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I have never heard anyone complain at all about the Schaefer system. I agree that the boom is a bit clunky looking.

 

I have a friend who has one that experiences continuing issues. Using the Schaefer specification tapered furling line is critical. Always carry a spare.

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Why not just design a park avenue carbon boom attachment to go around the sides and bottom of the roller boom and buy the Leisure furl. Now this is not going to look right for the Hinckley but depending on the boat and customer I think it is a biggie, winning idea....

 

The spool would be on the front so much more wiggle room for weight on the boom....who doesn't like wiggle room?

 

Can you make carbon fiber look like wood? If so how about a big strong square wooden boom?

 

Personally I think the Hinckley's rig doesn't look right without yellowing cotton sails, tarred iron fittings on a wood mast and boom with hemp lines..... adds to the retro look...

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Some day I am going to do it. Its a big investment, but on the up side, I do need a new main within the next five years. So, I may have to time it together since a boom furler needs a new main to go with it. I do love the look of the park avenue booms but will probably end up with the Schafer as its the most cost effective one. However, I would want it in ALL white to match my mast.

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The external track on the Schaefer allows easier furling/reefing with the sheet eased.

 

The tricky part of the Schaefer design is getting the furling line out to the end of the boom where the spool is. My sense is that it's a well thought out boom at a good price.

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The problem is BS that you have zero experience with any of these systems. You are just blowing smoke. I have sailed a dozen boats with stow booms. As my wife said the first time she sailed one, "I like this!"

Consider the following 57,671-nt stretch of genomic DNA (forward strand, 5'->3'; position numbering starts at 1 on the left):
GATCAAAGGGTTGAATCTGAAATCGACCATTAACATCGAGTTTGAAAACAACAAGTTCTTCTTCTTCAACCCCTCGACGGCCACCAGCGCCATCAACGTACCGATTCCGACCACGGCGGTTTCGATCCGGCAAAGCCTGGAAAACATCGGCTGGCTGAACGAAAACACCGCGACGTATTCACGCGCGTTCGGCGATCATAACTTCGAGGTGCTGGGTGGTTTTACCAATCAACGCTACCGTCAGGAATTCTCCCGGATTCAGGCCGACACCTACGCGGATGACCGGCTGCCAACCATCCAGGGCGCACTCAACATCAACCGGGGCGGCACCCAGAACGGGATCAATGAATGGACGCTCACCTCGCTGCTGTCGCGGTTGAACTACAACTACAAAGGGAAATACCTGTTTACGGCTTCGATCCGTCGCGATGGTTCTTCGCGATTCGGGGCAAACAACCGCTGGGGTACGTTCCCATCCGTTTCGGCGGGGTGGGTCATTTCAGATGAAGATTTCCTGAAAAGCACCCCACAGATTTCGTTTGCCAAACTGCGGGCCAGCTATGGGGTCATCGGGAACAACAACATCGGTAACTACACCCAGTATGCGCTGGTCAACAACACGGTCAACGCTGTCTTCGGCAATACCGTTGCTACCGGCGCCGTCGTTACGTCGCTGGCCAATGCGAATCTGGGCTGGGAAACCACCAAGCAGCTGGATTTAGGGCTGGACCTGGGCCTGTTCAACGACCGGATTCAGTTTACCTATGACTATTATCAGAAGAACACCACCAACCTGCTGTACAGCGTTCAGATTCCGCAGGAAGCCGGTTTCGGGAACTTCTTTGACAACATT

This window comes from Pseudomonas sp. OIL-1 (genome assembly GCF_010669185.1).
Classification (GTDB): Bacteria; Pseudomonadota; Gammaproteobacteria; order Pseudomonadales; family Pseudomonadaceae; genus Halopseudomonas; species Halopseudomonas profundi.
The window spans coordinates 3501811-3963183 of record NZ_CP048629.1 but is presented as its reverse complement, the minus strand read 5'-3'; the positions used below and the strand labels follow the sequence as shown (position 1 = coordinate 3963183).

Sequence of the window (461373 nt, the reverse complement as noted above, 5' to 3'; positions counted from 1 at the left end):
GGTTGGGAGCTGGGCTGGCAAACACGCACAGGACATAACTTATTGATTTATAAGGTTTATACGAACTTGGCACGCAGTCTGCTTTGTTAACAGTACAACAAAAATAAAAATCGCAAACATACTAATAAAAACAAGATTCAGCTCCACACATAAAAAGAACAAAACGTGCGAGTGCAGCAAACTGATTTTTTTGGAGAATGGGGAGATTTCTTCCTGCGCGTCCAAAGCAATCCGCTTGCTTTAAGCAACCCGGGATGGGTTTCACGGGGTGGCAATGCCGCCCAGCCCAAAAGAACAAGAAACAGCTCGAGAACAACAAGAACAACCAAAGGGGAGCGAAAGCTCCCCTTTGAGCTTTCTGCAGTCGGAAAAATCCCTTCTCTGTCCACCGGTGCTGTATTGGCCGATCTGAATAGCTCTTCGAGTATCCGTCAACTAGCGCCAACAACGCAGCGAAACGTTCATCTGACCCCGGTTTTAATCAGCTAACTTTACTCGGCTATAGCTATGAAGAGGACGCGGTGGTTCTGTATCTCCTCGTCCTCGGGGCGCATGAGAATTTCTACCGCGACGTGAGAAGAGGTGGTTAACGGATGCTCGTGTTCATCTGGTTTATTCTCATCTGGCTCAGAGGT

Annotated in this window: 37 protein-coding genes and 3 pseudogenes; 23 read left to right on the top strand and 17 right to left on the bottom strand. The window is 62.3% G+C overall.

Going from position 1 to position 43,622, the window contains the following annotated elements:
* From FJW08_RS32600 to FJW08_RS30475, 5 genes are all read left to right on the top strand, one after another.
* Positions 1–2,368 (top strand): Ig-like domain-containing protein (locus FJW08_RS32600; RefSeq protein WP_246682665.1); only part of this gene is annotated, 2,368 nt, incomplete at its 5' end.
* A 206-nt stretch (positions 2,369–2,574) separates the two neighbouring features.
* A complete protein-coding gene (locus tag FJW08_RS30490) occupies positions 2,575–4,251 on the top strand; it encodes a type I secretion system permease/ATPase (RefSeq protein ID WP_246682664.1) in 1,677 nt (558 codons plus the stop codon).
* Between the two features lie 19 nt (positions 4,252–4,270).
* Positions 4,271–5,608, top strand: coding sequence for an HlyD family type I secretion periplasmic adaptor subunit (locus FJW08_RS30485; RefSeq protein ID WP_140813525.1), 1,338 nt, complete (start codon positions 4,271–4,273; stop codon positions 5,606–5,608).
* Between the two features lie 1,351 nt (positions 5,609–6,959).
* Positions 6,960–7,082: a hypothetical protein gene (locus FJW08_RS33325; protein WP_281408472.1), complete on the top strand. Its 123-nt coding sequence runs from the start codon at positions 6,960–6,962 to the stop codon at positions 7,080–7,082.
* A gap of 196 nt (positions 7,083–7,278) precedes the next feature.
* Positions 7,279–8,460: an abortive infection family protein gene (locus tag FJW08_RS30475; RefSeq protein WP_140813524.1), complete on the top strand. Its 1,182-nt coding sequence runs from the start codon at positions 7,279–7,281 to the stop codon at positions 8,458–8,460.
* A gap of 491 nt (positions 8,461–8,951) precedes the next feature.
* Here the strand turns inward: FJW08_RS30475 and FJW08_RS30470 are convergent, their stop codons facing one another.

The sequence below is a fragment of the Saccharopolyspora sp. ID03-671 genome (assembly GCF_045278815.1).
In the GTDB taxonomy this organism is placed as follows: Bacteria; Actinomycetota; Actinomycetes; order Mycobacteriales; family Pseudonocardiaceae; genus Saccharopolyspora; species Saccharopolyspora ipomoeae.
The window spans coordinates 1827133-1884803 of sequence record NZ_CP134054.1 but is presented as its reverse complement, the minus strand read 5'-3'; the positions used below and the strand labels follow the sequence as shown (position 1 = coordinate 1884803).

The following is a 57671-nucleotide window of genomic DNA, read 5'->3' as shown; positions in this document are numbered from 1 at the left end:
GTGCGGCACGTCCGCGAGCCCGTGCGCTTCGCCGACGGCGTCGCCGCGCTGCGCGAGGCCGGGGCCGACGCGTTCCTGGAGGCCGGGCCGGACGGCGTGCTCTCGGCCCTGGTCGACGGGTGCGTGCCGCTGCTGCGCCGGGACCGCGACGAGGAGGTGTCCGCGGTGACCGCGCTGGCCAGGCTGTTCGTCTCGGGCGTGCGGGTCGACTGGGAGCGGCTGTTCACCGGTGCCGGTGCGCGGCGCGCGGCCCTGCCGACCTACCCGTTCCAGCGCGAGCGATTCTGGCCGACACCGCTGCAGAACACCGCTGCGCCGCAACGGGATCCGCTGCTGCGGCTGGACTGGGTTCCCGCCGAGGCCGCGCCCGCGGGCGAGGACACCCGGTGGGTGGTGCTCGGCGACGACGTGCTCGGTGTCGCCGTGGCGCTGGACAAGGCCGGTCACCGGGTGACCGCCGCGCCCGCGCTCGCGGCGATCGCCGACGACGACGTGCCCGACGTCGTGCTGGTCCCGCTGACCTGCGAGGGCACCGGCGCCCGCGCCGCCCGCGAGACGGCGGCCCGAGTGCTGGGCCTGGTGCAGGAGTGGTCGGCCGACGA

My wife has far more experience with stow booms than you have.

 

Bottom line is you will never be able to afford a stow boom system. You will never know how they work. Zero experience.

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So do you eat the Spam then play or play then eat the Spam ?

 

 

I'm guessing that after eating 3 cans of Spam anything would sound good.

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I like Spam.

 

Maybe so but you also like Vegemite so your opinion is suspect to say the least. ;)

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Brand name Spam is for suckers who buy into the marketing. Only off label canned meat for real sailors like Brent!

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Only home killed elk for Brent.

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I like Spam.

 

Maybe so but you also like Vegemite so your opinion is suspect to say the least. ;)

 

Bob is right on Spam.

 

Favorite snack (on the boat only, for obvious reasons) is Spam on a Ritz topped with spray cheeze. Mighty fine! I wonder if it would be good with vegemite?

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I like Spam.

 

Maybe so but you also like Vegemite so your opinion is suspect to say the least. ;)

 

 

:)